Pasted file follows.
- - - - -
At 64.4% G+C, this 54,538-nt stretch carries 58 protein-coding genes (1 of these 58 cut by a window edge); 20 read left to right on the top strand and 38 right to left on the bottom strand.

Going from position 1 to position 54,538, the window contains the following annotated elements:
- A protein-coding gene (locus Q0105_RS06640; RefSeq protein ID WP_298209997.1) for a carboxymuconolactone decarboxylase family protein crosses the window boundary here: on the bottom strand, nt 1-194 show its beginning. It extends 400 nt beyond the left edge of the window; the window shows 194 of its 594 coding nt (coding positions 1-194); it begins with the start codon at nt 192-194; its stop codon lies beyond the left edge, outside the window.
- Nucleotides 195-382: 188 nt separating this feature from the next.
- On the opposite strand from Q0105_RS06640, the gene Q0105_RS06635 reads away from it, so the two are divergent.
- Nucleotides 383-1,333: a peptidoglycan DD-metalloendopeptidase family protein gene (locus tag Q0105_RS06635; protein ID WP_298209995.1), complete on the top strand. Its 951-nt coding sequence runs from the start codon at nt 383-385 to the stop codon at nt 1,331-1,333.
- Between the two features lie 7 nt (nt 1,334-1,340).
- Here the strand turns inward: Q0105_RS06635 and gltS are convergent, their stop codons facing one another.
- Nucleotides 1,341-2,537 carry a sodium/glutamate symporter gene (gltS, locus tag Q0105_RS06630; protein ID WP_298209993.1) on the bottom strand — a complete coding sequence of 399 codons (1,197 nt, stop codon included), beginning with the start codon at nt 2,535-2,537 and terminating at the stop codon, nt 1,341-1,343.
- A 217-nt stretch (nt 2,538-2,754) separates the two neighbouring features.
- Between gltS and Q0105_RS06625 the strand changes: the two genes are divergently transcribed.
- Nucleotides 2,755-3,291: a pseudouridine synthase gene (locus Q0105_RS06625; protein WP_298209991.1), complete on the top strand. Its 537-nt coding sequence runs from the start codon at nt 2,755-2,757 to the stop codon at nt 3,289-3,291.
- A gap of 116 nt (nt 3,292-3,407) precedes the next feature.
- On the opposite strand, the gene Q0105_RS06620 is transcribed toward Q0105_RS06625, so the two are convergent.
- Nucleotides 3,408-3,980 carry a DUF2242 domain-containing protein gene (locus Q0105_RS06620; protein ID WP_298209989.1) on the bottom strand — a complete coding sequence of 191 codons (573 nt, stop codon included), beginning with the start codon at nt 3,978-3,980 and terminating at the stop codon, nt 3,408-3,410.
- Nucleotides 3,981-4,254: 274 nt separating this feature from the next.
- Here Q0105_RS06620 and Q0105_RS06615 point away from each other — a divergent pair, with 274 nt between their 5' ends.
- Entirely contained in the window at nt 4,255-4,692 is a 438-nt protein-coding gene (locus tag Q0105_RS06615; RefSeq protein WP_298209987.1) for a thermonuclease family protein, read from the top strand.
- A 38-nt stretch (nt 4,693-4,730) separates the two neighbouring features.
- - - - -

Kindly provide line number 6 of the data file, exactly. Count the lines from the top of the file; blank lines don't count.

- Nucleotides 383-1,333: a peptidoglycan DD-metalloendopeptidase family protein gene (locus tag Q0105_RS06635; protein ID WP_298209995.1), complete on the top strand. Its 951-nt coding sequence runs from the start codon at nt 383-385 to the stop codon at nt 1,331-1,333.